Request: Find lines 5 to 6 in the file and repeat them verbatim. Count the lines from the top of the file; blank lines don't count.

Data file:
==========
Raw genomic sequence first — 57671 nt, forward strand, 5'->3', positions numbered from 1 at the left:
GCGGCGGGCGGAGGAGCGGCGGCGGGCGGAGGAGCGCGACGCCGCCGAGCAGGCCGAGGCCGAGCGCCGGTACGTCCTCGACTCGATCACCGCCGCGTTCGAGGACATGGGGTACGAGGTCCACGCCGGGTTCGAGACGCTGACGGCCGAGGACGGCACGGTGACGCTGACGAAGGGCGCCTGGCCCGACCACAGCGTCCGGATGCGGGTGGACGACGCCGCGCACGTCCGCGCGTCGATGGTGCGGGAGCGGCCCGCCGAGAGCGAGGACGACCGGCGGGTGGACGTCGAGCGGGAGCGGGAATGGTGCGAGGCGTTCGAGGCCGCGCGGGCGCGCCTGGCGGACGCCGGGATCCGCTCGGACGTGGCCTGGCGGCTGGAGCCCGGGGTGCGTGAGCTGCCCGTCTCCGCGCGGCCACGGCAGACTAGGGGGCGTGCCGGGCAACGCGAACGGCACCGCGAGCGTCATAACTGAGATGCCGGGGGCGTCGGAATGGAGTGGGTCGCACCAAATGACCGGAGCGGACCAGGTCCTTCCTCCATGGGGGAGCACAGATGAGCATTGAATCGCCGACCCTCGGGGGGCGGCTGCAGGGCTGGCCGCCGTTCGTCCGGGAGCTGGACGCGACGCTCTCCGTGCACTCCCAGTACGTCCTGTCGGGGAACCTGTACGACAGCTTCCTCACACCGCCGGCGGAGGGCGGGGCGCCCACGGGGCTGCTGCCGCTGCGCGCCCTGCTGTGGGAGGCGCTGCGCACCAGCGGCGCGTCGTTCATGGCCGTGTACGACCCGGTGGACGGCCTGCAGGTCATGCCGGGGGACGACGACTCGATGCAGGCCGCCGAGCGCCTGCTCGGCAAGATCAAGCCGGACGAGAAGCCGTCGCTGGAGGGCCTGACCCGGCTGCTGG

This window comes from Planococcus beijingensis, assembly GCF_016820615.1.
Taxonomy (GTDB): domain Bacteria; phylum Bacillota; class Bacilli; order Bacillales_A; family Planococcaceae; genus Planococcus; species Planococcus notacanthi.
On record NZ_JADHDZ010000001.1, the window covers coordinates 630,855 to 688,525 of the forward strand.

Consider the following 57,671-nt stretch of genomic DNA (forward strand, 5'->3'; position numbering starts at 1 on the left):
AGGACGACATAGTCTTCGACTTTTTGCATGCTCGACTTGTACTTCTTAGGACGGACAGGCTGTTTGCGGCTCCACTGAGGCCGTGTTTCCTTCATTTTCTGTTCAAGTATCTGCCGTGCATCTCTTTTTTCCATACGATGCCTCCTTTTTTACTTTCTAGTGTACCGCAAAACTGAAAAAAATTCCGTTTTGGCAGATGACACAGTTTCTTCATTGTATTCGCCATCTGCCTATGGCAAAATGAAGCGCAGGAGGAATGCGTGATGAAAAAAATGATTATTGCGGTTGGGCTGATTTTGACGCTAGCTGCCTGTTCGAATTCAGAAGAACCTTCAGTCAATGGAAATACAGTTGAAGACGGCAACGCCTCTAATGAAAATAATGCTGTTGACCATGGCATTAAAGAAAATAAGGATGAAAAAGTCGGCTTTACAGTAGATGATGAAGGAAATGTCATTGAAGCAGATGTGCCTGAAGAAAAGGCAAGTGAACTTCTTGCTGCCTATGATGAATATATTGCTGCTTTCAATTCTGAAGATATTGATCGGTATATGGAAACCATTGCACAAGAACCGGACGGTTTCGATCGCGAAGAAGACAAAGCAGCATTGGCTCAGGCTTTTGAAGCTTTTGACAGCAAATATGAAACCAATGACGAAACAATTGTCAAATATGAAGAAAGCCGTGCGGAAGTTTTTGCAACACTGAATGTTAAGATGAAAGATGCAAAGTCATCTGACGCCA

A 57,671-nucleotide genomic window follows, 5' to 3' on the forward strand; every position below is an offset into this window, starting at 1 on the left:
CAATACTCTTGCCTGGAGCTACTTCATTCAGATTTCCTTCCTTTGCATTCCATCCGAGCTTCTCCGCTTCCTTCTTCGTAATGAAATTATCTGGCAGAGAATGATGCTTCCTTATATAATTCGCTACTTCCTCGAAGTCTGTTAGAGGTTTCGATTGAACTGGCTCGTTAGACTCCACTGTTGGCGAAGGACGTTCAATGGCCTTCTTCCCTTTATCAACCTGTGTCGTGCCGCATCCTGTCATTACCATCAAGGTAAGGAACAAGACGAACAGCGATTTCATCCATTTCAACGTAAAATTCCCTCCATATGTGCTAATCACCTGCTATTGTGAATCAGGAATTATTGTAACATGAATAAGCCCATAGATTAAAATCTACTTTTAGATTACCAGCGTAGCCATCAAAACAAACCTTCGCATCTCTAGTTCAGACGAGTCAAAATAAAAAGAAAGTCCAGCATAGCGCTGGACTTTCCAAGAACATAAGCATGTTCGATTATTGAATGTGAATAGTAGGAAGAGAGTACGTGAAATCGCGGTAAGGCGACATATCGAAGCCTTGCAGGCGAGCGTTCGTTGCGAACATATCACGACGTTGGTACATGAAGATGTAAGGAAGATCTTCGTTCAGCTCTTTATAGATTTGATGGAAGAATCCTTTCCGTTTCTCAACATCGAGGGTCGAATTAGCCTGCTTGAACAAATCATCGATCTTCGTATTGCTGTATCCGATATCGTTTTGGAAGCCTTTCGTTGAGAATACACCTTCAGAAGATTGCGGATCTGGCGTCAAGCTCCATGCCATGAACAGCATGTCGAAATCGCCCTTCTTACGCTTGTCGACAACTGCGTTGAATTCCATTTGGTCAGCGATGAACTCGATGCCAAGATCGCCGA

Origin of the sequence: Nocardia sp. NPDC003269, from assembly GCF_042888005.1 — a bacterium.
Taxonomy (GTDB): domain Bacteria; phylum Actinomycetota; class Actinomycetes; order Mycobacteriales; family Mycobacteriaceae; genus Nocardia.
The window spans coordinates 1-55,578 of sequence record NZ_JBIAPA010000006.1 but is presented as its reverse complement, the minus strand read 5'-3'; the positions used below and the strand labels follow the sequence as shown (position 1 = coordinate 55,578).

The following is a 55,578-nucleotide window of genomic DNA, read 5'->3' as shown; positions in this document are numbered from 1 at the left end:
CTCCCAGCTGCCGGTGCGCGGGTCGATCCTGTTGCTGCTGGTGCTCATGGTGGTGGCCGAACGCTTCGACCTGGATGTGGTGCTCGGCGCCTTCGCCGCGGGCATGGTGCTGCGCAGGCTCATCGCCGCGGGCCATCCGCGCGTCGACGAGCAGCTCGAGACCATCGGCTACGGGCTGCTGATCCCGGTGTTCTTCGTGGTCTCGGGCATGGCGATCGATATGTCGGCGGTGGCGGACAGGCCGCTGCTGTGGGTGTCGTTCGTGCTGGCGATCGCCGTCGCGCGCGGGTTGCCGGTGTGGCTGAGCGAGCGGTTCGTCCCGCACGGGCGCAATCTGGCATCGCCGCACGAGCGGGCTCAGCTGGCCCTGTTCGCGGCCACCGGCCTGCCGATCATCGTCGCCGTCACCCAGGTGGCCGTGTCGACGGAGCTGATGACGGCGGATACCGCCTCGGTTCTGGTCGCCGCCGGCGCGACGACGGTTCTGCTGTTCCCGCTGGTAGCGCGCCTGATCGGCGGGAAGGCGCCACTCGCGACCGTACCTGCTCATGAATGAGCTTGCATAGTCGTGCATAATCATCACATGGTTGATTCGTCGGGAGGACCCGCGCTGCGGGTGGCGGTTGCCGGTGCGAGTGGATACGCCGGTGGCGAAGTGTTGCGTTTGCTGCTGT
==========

On record NZ_JADHDZ010000001.1, the window covers coordinates 630,855 to 688,525 of the forward strand.

Consider the following 57,671-nt stretch of genomic DNA (forward strand, 5'->3'; position numbering starts at 1 on the left):